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October 2012

Behind the Scenes at a Presidential Debate

Most Americans watched the third and final presidential debate between President Barack Obama and Governor Mitt Romney on TV. But Carnegie Mellon University’s Kiron Skinner had a much better seat.

Skinner, associate professor of social and decision sciences, director of CMU’s Center for International Relations and Politics and the university’s national security policy adviser, had a seat in the Romney spin room – an area where the media has access to campaign representatives after a debate. Also joining Skinner in the spin room were Senator John McCain and his wife Cindy, Senator Marco Rubio and Florida’s Lieutenant Governor Jennifer Carroll, among others.

“I behaved as a scholar,” said Skinner, a renowned foreign policy expert. “I was soaking in the environment and listening to people craft their arguments. I also read and reflected on the state of U.S. foreign policy and, as a historian, on the role of the U.S. in the world over history.”

Attending her first presidential debate caused Skinner to think more deeply about her own research – on international relations and political strategy – and how it fits into the national conversation.

“The debate provided a rare opportunity for scholarship to meet public policy,” she said. “Scholars are becoming more involved in national politics and public policy. But, for our nation to remain a great power, to be truly energy independent and to balance our broad commitment in the Middle East and Indo-Pacific region, we need an interdisciplinary toolkit available to policy makers from which they can draw.”

She continued, “It’s not that public policy leaders have to be proficient in all of the disciplines – from the social sciences and humanities to computer science, business, engineering and others. Scholars, including myself and my colleagues at Carnegie Mellon and across the nation in my field, need to translate our scientific research into language that policy leaders can understand.”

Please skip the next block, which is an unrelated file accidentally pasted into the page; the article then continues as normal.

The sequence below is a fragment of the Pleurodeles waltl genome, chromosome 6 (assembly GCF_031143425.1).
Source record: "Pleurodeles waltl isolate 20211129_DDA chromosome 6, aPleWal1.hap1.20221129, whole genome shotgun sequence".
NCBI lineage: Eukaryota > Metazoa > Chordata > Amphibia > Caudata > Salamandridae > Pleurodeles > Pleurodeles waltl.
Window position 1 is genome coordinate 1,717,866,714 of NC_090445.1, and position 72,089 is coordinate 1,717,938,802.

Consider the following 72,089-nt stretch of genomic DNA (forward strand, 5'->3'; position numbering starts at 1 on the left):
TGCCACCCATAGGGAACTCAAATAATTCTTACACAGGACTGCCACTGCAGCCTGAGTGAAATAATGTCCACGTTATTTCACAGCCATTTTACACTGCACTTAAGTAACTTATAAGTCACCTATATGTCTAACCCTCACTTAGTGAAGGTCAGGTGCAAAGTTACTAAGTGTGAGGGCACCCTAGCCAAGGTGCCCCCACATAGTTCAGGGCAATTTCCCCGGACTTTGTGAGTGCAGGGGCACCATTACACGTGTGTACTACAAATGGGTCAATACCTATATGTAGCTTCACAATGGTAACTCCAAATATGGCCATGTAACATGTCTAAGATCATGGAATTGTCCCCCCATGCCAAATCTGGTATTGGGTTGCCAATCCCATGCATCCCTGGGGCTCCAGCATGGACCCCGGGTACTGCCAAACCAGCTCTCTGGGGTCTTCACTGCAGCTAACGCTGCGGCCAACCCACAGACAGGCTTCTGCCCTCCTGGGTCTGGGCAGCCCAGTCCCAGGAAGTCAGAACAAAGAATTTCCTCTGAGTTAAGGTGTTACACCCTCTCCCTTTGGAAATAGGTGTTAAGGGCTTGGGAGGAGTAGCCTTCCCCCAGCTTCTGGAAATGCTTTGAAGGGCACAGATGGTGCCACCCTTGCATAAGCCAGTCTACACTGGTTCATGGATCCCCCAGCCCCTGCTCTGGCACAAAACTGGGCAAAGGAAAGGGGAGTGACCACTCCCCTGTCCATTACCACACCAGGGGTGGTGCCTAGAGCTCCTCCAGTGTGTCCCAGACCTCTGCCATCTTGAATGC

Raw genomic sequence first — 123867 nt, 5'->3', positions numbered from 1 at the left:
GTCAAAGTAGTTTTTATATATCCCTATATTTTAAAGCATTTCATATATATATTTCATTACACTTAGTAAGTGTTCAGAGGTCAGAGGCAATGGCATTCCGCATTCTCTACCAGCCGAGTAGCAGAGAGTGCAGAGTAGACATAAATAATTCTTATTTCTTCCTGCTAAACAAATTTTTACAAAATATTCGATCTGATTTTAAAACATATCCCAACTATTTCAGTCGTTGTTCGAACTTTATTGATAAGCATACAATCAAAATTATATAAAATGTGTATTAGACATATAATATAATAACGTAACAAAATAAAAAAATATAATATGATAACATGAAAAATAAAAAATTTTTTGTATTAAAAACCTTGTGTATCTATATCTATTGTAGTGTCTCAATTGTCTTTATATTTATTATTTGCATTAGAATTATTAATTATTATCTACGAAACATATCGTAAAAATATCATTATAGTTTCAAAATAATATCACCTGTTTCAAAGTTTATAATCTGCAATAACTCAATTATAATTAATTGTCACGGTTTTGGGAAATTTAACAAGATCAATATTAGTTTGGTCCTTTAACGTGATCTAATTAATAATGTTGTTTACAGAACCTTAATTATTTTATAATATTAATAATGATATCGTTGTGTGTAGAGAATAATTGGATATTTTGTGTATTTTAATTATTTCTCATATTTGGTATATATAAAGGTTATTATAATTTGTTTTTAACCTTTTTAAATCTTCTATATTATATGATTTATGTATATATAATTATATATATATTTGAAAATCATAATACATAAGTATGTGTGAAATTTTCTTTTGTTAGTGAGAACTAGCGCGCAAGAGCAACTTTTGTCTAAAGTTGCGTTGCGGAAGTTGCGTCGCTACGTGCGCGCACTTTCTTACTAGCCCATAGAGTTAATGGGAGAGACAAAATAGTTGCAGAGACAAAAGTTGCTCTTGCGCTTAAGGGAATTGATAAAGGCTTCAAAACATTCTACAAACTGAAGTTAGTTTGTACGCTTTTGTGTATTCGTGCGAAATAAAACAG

During the debate, Skinner watched the candidates intently – and watched the others in the spin room watching the debate.

“This election is about jobs and the future of America, but foreign policy is playing a special role because of what happened in Benghazi,” she said. “The killing of four Americans and the surrounding chaos suggests that we – as a nation – do not have a consensus on what type of conflict we are in and who the principal adversaries are. It’s the opposite of the Cold War situation when there was national agreement over who and what we were up against.”

Skinner feels that presidential debates are a crucial part of the democratic process.

“We only have one nationally elected official and one opportunity to vote for one person to lead our country,” she said. “Everything a candidate does in the public realm matters, but debates give voters a chance to see the candidates under pressure. They can hear how they articulate complex problems, get a sense of their grasp of the issues and form an impression about the candidates’ personalities, characteristics and perspectives on world views.”

Following the debate, Skinner gave an interview to Al Jazeera English reinforcing and explaining Romney’s foreign policy positions. Watch the interview at

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Other sources of Carnegie Mellon news include the university news service website and the Carnegie Mellon Today magazine.

Contact Shilo Rea, Director of Public Relations at or (412) 268-6094.


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